Carbide is an incredibly tough material that holds up to wood and steel. This strength makes it perfect for industrial can production.
Unlike HSS, carbide tools can withstand high cutting speeds and temperatures, resulting in shorter work cycles. This is one of the primary reasons that manufacturers prefer them.
Carbide stays sharper longer, so you won’t have to spend time reworking your product and money buying new tools after just a few cuts. This translates to on-spec results and increased efficiency.
The long-life span of a carbide tool can also help you reduce the amount of waste your business produces. Instead of throwing away your tools when they become dull, you can simply swap them out for a fresh one and continue working. This reduces your overall inventory and disposal costs as well.
A carbide insert can be made of a variety of materials, such as tungsten carbide, cemented carbide, or cobalt carbide. The type of insert you choose depends on the job at hand and the material being cut. For example, an aerospace shop would benefit from a toughened grade of carbide insert that resists the severe entry and exit shocks associated with machining hard steel.
Indexable carbide inserts are the workhorses of the machining world. Unlike old-fashioned brazed tools, which are fixed in place, indexables utilize small bits of carbide that can be swapped out without losing position or risking a costly mistake. Many are optimized for a specific type of material, including high-temperature grades that endure the heat generated when machining hard steel. This can be especially helpful for shops producing aircraft parts or medical equipment, where corrosion-resistant materials are the norm.
If you’re looking for tools that will last longer than your HSS options, carbide is the way to go. Carbide has better wear resistance than steel, meaning you don’t need to replace them as often. This reduces downtime and increases productivity.
Choosing the right carbide inserts and tooling will help you improve performance, accuracy, and efficiency in your manufacturing. Different carbide types are designed for specific materials and machining operations. For example, a tungsten carbide end mill is best for cutting aluminum but not stainless steel. Similarly, you can get a carbide drill bit or reamer that’s optimized for your specific material or workflow.
In addition, most carbide tools are coated with a layer of material to increase their durability and lifespan. This helps protect the tool from damage while allowing it to cut through harder metals with ease. Popular carbide coatings include titanium nitride, titanium carbonitride, and aluminum oxide.
Another great advantage of carbide is its ability to handle higher speeds and feeds than HSS. This means that you can run your machines faster and get your products to market sooner.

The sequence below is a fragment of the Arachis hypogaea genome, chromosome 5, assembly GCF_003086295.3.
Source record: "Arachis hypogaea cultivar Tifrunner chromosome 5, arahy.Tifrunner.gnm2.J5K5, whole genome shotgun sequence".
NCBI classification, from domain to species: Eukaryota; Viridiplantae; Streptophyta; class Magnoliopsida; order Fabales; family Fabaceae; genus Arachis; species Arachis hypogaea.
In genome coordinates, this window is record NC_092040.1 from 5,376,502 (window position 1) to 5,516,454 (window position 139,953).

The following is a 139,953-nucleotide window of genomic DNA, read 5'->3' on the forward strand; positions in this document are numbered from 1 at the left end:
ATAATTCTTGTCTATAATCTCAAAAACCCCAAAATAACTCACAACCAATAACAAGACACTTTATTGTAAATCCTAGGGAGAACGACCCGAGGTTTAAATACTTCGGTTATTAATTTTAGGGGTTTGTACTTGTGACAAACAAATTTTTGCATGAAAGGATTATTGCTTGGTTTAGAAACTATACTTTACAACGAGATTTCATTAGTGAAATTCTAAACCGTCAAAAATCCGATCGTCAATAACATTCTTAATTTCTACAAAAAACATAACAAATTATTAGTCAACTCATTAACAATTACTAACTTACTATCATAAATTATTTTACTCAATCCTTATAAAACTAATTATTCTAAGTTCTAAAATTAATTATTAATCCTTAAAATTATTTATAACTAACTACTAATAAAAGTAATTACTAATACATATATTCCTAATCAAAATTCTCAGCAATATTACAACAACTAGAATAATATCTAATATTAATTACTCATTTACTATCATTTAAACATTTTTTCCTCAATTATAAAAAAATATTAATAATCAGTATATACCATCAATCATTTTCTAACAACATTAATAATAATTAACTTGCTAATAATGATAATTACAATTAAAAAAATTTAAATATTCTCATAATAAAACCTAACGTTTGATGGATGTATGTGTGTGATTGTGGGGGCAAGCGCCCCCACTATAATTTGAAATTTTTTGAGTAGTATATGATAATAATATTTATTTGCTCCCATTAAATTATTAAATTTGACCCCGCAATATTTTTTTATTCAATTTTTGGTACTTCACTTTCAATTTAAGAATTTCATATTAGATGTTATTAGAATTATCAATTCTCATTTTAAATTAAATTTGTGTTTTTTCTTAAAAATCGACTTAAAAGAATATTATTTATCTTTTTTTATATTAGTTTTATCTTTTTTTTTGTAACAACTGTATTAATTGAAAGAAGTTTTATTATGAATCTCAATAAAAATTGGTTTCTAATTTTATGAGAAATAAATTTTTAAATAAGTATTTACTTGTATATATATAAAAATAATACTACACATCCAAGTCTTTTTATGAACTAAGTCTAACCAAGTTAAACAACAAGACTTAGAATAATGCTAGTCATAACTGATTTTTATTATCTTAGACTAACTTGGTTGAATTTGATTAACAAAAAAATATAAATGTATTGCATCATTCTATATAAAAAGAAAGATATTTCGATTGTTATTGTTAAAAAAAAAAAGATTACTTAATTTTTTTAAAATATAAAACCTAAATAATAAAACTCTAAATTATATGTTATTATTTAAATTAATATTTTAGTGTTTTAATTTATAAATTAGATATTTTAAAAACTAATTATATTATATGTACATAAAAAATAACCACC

Achieving high productivity in fast-paced manufacturing environments requires tools that can withstand the wear and tear of the production process. Solid and indexable carbide tools have proven to be a great choice for a wide range of applications, from metalworking and woodworking to aerospace engineering. With their robust edges, carbide tools are long-lasting and durable, lowering operational costs by minimizing the need for frequent replacements and regrinding.
Carbide cutting tools are made of a composite material that is melted and sintering to create a strong, hard, enduring tool. They consist of tungsten carbide particles mixed with a cobalt binder to make them stronger, and they can be shaped to fit your needs. Solid carbide tools can break or chip easily under adverse conditions, and their lack of flexibility makes them less adaptable to varying application environments.
The main advantage of choosing carbide inserts over HSS is the fact that they are able to reduce cutting forces and maintain a smooth cutting action, while maintaining good surface finish. This results in increased machining capacity and reduced production time. Carbide inserts are also able to withstand severe entry and exit shocks that are generated during milling of hard power metals, while some specially formulated grades can even withstand temperatures of up to 90 RC. This means that you can machine harder materials at higher speeds, increasing your overall machining efficiency.
The incredibly durable edges of carbide tools are perfect for fast-paced manufacturing environments. This makes it easy to turn out high-quality pieces without increasing your production time or the price of your finished product. Carbide tools also help to keep your machining operations accurate. Secondary operations like grinding and deburring are often unnecessary when using these tools as they deliver tighter tolerances than HSS options.
Carbide inserts are available in many different shapes and grades that suit specific machining applications. You can choose from tungsten carbide, cemented carbide, micro-grain, ceramic, CBN, cermet, or diamond PCD. They can even be coated with titanium nitride, titanium carbonitride, aluminum oxide, chromium nitride, or silicon nitride to increase the resistance of the cutting edge against wear and tear.
If you’re looking for the best ROI for your money, a solid carbide tool with exchangeable heads is the way to go. The head of an exchangeable carbide tool can be reground several times before needing replacement. This saves you from the cost of purchasing and installing new solid carbide tools and gives you the same performance every time. This is the best option for precision machining and for workflows that require a large volume of identical cuts. The durable and precise edges of a carbide tool are essential for industries that deal with heavy, tough materials like automotive or aerospace parts.